Decided: February 10, 2015

Attorney: Jennifer Ann Gorby

Misconduct: Failure to hold clients’ funds in trust account; Failure to inform clients of lack of malpractice insurance

CitationDisciplinary Counsel v. Gorby, Slip Opinion No. 2015-Ohio-476

Discipline: One-year suspension, stayed

A family favor landed Jennifer Ann Gorby of Salem, Ohio, a one-year suspension, stayed on conditions. The case serves as a reminder that no good deed goes unpunished and that every attorney must hold clients’ funds in a trust separate from their own funds.

In 2010, Gorby reduced her workload to approximately 25 hours per week and limited her practice to court-appointed criminal defense and guardian ad litem work.

A year later, Gorby’s sister contacted her for help in a foreclosure action. Gorby agreed to represent her sister and her husband at no charge. Gorby, however, failed to advise the couple that she did not carry professional liability insurance.

Gorby agreed to receive payments from the couple and hold the funds in trust until they saved enough money to stop the foreclosure. Having limited her practice to court-appointed work, Gorby did not maintain a client trust account. As a result, Gorby deposited the money she received from the couple into her business checking account.

During the representation, Gorby deposited a total of $6,400 from the couple and $4,600 for her own personal funds into her business checking account. Although Gorby was not authorized to use the funds for any purpose other than payment of their mortgage, Gorby wrote checks from the account to cover personal and business expenses unrelated to the foreclosure. The account balance soon dipped below the amount Gorby was supposed to be holding in trust of the couple and remained inadequate in varying degrees until she received a letter of inquiry from Disciplinary Counsel.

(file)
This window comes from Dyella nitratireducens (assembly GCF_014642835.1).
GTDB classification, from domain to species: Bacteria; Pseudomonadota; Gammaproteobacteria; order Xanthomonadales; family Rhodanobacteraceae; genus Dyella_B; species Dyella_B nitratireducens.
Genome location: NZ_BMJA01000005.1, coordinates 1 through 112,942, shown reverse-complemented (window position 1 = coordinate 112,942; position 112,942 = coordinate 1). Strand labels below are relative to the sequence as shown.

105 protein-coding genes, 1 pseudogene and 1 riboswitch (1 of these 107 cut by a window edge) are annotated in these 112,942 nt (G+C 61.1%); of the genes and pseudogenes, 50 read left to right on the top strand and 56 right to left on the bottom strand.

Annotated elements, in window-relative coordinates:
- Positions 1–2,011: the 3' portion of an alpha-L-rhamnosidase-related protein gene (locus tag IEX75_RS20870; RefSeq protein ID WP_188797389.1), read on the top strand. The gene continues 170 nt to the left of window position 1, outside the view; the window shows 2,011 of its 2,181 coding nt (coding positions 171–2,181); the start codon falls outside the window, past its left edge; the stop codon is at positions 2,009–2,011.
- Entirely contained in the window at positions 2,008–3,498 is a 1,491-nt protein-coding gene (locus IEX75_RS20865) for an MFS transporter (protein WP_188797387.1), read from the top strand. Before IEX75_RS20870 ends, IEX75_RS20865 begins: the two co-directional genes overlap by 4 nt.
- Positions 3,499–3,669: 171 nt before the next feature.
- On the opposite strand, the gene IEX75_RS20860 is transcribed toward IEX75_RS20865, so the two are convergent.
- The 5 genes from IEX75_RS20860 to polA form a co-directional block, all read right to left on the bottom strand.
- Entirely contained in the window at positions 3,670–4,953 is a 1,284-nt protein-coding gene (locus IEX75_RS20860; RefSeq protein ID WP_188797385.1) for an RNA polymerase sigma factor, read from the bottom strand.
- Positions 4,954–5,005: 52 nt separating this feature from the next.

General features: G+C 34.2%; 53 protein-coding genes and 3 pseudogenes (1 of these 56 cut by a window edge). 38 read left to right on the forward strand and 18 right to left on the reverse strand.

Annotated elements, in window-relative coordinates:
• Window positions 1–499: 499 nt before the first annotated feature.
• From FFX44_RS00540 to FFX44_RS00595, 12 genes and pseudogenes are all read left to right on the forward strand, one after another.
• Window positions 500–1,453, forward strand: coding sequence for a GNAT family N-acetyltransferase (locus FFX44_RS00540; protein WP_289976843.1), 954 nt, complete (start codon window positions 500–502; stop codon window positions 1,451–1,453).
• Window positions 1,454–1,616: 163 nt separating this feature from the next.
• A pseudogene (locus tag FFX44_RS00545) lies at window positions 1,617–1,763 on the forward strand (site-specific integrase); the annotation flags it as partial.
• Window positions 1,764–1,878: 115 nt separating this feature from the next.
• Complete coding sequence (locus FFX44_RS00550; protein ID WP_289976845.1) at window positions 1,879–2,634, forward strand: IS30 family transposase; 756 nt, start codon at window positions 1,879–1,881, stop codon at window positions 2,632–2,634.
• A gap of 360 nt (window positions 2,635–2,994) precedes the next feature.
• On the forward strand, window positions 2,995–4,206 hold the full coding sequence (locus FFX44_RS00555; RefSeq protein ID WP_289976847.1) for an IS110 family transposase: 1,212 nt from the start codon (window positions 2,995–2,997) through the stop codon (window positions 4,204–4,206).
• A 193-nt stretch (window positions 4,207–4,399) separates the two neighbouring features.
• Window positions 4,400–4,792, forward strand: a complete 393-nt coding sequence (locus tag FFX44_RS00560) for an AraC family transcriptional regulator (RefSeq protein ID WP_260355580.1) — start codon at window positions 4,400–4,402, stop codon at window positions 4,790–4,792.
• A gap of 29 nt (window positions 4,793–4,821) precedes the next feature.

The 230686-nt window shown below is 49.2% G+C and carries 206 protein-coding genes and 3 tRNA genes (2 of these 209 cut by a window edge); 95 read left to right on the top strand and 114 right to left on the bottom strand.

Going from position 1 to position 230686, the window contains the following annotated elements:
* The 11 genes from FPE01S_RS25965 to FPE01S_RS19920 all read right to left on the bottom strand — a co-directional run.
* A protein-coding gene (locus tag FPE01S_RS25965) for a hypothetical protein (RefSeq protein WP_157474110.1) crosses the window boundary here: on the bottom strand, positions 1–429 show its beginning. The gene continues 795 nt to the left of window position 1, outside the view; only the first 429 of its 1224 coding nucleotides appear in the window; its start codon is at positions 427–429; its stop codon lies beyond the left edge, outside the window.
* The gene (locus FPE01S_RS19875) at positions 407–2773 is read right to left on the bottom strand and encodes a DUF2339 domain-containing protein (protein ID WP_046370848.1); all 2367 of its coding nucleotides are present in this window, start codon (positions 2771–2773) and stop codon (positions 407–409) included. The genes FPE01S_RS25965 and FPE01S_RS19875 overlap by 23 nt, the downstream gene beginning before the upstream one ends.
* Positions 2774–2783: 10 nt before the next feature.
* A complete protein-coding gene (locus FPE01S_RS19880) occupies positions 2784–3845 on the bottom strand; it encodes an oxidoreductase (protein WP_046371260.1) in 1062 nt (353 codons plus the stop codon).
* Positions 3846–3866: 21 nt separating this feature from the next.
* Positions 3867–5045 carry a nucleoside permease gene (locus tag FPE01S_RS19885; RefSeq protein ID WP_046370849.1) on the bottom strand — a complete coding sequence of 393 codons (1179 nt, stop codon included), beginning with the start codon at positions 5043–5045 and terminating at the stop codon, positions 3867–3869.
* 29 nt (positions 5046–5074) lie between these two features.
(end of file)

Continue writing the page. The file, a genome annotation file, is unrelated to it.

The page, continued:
By November 2012, the couple had divorced and the ex-husband filed for bankruptcy. At this point, the bankruptcy trustee requested one-half of the money in entrusted funds be disbursed to him. After depositing more of her own funds, Gorby issued checks for the full amount entrusted to the former couple.

The Supreme Court of Ohio found Gorby’s conduct violated three Rules of Professional Conduct:

  1. 4(c) (requiring attorney to inform client if professional liability insurance is not maintained);
  2. 15(a) (hold property of clients in an interest-bearing client trust account, separate from the lawyer’s own property) and
  3. 4(c) (general misconduct).

The Court hit Gorby with a one-year suspension. However, the Court found two persuasive reasons to lesson Gorby’s sanction. First, the clients suffered no harm. Second, Gorby poses little, if any, threat to the public as her misconduct arose in the context of her contentious family relationship.

Disciplinary Counsel objected to these reasons lessening any sanction because they are not listed as mitigating factors in BCGD Proc.Reg. 10(B). The Court overruled Disciplinary Counsel’s objections stating the rule expressly requires the board to consider “all relevant factors” in determining the appropriate sanction. Thus, Gorby’s suspension is stayed on the condition that she engage in no further misconduct and submit to a one-year period of monitored probation focusing on law-office and trust-account management.